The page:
Attempts to persuade or convert the West? Trajectories of literati, scholars, priests, and prophets coming from the East(s)

Attempts to persuade or convert the West? Trajectories of literati, scholars, priests, and prophets coming from the East(s)

Attempts to persuade or convert the West?

Trajectories of literati, scholars, priests, and prophets coming from the East(s)

The international symposium “Attempts to persuade or convert the West? Trajectories of literati, scholars, priests, and prophets coming from the East(s)” invites scholars to reflect upon the trajectories of non-Western historical actors who came to Europe or the United States in order to present traditions, religions, practices, or cultures originating from their homeland. By bringing together specialists of different geographic areas working on the last three centuries, the objectives of these two days of presentations and dialogues will be to create a platform of discussion, where scholars can exchange with colleagues beyond the boundaries of areal studies. By emphasizing the discourses held in European languages, and the doctrines put into practice in the West, the idea is to bring the attention of the many on a corpus of documents directly accessible to all. It will also open a door toward a global and connected history of tradition that the people of Europe and America long ignored, fantasized, denigrated or dominated.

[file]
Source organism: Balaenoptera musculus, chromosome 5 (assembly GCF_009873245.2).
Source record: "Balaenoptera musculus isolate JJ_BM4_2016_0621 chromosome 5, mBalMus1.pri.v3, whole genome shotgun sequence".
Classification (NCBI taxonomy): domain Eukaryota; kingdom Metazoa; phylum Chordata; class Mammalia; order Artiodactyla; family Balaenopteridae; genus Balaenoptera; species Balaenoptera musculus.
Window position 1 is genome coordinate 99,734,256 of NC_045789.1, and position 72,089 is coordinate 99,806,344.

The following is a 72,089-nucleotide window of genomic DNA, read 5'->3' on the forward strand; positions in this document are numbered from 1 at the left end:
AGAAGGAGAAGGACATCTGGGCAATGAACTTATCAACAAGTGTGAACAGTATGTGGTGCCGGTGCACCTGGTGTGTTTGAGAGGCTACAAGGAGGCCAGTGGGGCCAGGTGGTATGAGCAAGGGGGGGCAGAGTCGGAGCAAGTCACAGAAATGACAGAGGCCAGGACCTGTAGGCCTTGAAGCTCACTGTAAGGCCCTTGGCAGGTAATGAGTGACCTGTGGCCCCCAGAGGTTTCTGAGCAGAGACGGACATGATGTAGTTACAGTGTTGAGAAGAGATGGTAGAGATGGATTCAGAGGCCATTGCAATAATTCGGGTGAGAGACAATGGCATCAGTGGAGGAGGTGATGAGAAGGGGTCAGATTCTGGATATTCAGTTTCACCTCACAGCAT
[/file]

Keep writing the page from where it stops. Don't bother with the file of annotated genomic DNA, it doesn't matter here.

Since the end of the 19th century, the progressive political domination of the West over the rest of the world has gone hand in hand with a diffusion of its beliefs, dogmas, knowledge systems and categories of intellection. Supposedly endowed with a “civilizing mission,” a part of Europe went on to propagate not only its Gospel but also practices, methodologies, and concepts that contributed to the mutations, transformations, reformations, and revolutions within the tradition it interacted with. Islam, Hinduism, Buddhism, Confucianism, as well as many other intellectual and religious nameless traditions were encouraged or impeded to reinvent themselves or to reformulate their narrative. Yet, this growing referential asymmetry in knowledge and belief production didn’t merely involve a one-way transcultural exchange. In turn, so-called “eastern” or “oriental” traditions also tried to export themselves and treaded on European and American grounds. Under the new clothes of “religion,” “philosophy,” “wisdom,” or “spirituality,” they attempted to fill a gap supposedly created by the very process of modernity. Notably, after the First World War, these traditions claimed that they could be the saviors of a declining and sick civilization.